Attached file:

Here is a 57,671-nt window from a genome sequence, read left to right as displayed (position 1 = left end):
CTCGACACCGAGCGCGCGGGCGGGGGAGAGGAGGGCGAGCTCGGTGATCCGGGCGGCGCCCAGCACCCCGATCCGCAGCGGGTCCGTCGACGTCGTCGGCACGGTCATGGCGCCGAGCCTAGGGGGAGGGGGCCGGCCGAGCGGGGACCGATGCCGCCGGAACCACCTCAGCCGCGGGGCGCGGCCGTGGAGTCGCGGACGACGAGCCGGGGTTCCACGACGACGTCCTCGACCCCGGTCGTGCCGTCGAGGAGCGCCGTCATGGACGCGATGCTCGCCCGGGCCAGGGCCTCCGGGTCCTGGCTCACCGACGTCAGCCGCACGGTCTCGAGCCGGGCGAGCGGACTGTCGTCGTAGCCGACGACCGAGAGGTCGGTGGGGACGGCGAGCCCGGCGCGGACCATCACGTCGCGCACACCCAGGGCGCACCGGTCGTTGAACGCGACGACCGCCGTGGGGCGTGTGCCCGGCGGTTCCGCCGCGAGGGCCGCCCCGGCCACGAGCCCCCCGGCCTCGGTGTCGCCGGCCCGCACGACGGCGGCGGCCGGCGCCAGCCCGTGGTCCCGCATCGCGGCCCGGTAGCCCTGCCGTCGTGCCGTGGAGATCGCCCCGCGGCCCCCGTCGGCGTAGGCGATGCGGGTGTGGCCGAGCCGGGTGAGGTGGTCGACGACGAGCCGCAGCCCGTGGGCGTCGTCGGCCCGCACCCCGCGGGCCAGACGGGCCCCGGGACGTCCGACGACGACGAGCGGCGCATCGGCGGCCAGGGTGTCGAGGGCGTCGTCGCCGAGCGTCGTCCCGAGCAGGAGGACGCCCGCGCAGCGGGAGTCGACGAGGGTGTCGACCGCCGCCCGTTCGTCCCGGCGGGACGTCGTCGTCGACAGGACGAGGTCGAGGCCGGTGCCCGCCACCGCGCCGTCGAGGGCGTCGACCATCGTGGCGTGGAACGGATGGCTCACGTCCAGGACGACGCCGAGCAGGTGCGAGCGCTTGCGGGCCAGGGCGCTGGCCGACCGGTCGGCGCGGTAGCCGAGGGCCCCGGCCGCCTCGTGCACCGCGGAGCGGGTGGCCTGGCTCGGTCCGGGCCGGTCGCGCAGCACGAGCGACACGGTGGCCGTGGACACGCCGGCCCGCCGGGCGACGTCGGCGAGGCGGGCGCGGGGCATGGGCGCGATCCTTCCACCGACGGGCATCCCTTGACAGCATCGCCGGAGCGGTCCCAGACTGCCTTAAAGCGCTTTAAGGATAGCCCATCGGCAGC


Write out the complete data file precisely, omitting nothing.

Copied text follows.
Here is a 57,671-nt window from a genome sequence, read left to right as displayed (position 1 = left end):
CTCGACACCGAGCGCGCGGGCGGGGGAGAGGAGGGCGAGCTCGGTGATCCGGGCGGCGCCCAGCACCCCGATCCGCAGCGGGTCCGTCGACGTCGTCGGCACGGTCATGGCGCCGAGCCTAGGGGGAGGGGGCCGGCCGAGCGGGGACCGATGCCGCCGGAACCACCTCAGCCGCGGGGCGCGGCCGTGGAGTCGCGGACGACGAGCCGGGGTTCCACGACGACGTCCTCGACCCCGGTCGTGCCGTCGAGGAGCGCCGTCATGGACGCGATGCTCGCCCGGGCCAGGGCCTCCGGGTCCTGGCTCACCGACGTCAGCCGCACGGTCTCGAGCCGGGCGAGCGGACTGTCGTCGTAGCCGACGACCGAGAGGTCGGTGGGGACGGCGAGCCCGGCGCGGACCATCACGTCGCGCACACCCAGGGCGCACCGGTCGTTGAACGCGACGACCGCCGTGGGGCGTGTGCCCGGCGGTTCCGCCGCGAGGGCCGCCCCGGCCACGAGCCCCCCGGCCTCGGTGTCGCCGGCCCGCACGACGGCGGCGGCCGGCGCCAGCCCGTGGTCCCGCATCGCGGCCCGGTAGCCCTGCCGTCGTGCCGTGGAGATCGCCCCGCGGCCCCCGTCGGCGTAGGCGATGCGGGTGTGGCCGAGCCGGGTGAGGTGGTCGACGACGAGCCGCAGCCCGTGGGCGTCGTCGGCCCGCACCCCGCGGGCCAGACGGGCCCCGGGACGTCCGACGACGACGAGCGGCGCATCGGCGGCCAGGGTGTCGAGGGCGTCGTCGCCGAGCGTCGTCCCGAGCAGGAGGACGCCCGCGCAGCGGGAGTCGACGAGGGTGTCGACCGCCGCCCGTTCGTCCCGGCGGGACGTCGTCGTCGACAGGACGAGGTCGAGGCCGGTGCCCGCCACCGCGCCGTCGAGGGCGTCGACCATCGTGGCGTGGAACGGATGGCTCACGTCCAGGACGACGCCGAGCAGGTGCGAGCGCTTGCGGGCCAGGGCGCTGGCCGACCGGTCGGCGCGGTAGCCGAGGGCCCCGGCCGCCTCGTGCACCGCGGAGCGGGTGGCCTGGCTCGGTCCGGGCCGGTCGCGCAGCACGAGCGACACGGTGGCCGTGGACACGCCGGCCCGCCGGGCGACGTCGGCGAGGCGGGCGCGGGGCATGGGCGCGATCCTTCCACCGACGGGCATCCCTTGACAGCATCGCCGGAGCGGTCCCAGACTGCCTTAAAGCGCTTTAAGGATAGCCCATCGGCAGC